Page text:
Your not trying very hard... It's everywhere.
 

kiljoy616

macrumors 68000
Apr 17, 2008
1,795
0
USA
Except Windows doesn't run better on a Mac.

Sorry to bust your bubble but it runs just the same so that is in a way better. I use both operating system and you can't tell the difference between an apple computer and a regular pc with windows on it. Only cool difference is the mac is a mac.

Try again.
 

AppleScruff1

macrumors G4
Feb 10, 2011
10,026
2,949
Sorry to bust your bubble but it runs just the same so that is in a way better. I use both operating system and you can't tell the difference between an apple computer and a regular pc with windows on it. Only cool difference is the mac is a mac.

Try again.

I disagree. It runs good on a Mac, but not better.
 

nightcap965

macrumors 6502a
Feb 11, 2004
727
866
Cape Cod
There can only be two.

There are always a plethora of operating systems, but when everything shakes out and the market matures, there are always two winners - two OSes with significant market share, and a bunch of losers in the bug dust.

Desktop OS: Windows and MacOS X. The Linux Desktop market share is negligible (as are all of the others).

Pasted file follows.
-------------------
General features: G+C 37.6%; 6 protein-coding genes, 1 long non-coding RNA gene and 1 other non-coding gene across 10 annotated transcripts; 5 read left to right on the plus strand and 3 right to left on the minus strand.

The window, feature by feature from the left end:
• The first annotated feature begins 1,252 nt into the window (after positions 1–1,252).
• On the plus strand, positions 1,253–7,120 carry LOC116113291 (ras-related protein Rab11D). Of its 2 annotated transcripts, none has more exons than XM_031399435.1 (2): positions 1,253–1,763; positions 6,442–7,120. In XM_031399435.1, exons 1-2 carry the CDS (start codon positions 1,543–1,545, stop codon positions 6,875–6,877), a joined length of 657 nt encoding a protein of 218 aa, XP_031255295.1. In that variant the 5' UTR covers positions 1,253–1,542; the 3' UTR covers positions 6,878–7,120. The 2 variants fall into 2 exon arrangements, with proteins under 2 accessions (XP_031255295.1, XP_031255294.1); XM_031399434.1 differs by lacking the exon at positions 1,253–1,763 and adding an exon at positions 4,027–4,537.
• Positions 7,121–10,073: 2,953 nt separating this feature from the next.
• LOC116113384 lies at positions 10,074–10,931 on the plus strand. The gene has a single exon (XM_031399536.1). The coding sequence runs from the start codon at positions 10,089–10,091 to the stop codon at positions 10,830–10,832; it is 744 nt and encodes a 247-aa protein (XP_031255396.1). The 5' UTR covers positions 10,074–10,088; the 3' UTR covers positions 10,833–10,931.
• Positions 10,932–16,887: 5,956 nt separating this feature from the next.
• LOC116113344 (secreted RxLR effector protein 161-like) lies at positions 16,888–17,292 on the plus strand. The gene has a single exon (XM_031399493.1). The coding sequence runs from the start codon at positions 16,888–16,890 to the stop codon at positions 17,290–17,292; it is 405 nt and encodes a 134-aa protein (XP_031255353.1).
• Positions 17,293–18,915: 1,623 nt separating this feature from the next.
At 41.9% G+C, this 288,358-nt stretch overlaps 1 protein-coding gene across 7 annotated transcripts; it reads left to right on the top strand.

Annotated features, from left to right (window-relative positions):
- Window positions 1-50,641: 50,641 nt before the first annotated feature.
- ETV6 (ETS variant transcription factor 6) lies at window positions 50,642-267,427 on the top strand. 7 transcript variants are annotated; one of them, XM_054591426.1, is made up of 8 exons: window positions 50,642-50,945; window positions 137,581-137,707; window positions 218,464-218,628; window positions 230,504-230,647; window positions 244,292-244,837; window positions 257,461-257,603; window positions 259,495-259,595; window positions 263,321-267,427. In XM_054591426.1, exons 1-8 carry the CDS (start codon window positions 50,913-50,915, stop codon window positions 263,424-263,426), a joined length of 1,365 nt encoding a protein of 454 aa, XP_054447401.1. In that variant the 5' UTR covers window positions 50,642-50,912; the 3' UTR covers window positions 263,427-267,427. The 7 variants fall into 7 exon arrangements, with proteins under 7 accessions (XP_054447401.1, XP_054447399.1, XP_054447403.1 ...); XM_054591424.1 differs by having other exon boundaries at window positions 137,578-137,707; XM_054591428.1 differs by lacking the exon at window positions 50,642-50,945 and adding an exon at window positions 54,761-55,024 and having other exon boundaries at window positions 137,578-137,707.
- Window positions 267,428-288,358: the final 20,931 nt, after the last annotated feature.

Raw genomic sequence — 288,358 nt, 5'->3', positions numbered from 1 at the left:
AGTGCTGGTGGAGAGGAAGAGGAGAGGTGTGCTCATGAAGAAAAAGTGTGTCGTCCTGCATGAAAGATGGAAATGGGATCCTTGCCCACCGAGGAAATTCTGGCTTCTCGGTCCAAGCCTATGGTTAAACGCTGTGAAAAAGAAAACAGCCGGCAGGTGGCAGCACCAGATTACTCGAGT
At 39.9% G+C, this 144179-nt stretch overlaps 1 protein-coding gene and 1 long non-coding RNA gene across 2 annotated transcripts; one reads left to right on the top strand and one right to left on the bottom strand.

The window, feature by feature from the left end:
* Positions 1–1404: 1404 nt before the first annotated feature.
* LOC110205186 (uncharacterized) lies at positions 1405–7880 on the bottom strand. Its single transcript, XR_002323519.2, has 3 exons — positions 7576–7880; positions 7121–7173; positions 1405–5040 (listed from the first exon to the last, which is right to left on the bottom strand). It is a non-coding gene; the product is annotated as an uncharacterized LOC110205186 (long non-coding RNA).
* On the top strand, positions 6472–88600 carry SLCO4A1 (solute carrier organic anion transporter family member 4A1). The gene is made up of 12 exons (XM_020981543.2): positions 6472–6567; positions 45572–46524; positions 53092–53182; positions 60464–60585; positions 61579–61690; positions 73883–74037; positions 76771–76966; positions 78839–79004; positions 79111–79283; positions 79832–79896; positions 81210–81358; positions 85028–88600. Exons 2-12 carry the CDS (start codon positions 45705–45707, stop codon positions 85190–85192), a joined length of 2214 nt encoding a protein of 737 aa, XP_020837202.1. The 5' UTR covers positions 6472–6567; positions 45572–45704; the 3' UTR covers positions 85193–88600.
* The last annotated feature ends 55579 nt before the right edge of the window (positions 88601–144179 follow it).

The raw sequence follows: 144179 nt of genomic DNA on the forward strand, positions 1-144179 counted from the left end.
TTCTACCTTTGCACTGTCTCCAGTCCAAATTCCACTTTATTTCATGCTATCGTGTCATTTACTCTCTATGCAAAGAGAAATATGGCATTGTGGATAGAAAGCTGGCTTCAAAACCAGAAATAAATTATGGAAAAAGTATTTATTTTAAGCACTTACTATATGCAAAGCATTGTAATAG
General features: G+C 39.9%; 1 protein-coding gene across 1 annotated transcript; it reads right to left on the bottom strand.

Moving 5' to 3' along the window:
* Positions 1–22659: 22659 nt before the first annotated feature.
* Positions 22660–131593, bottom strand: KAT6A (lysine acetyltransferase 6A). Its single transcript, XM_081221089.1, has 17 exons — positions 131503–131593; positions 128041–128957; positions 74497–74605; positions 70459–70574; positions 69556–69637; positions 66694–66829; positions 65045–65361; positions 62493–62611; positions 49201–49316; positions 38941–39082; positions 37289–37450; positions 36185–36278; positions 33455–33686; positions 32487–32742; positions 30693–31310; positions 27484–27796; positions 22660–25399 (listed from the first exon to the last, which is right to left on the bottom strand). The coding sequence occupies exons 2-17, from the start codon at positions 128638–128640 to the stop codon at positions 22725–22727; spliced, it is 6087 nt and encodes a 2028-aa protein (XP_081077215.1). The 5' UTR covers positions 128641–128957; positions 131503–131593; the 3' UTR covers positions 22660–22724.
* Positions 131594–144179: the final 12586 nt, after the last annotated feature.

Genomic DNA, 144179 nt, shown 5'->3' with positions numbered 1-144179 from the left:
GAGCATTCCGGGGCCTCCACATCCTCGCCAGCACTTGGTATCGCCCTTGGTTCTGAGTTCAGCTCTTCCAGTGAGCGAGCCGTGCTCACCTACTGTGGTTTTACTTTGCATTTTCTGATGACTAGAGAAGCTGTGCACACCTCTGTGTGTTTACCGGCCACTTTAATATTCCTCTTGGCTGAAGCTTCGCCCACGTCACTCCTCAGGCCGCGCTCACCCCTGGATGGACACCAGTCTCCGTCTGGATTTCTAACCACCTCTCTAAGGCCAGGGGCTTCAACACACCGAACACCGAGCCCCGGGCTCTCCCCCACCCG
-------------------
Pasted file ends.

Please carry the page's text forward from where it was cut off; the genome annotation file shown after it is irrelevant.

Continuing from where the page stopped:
Server OS: Linux and Windows. MacOS, Solaris, HP/UX, et cetera - all niche players.

Mainframes: IBM and Linux.

Supercomputers: Linux and IBM.

Smartphones and Tablets: Lots of activity, but the trends indicate that the winners will be iOS and Android. Everybody else is heading for the dustbin of history.

WebOS is a great operating system, but it never had a chance. It was killed by mismanagement.

In the words of Yoda, "Always two there are, no more, no less."
 

NAG

macrumors 68030
Aug 6, 2003
2,821
0
/usr/local/apps/nag
Techcrunch has an interesting spin on this, implying Apotheker from the very start wanted to take HP in a very different direction, more following IBM's lead than Apple's. Once the TouchPad didn't immediately succeed, he had his opportunity to switch tack and here we are.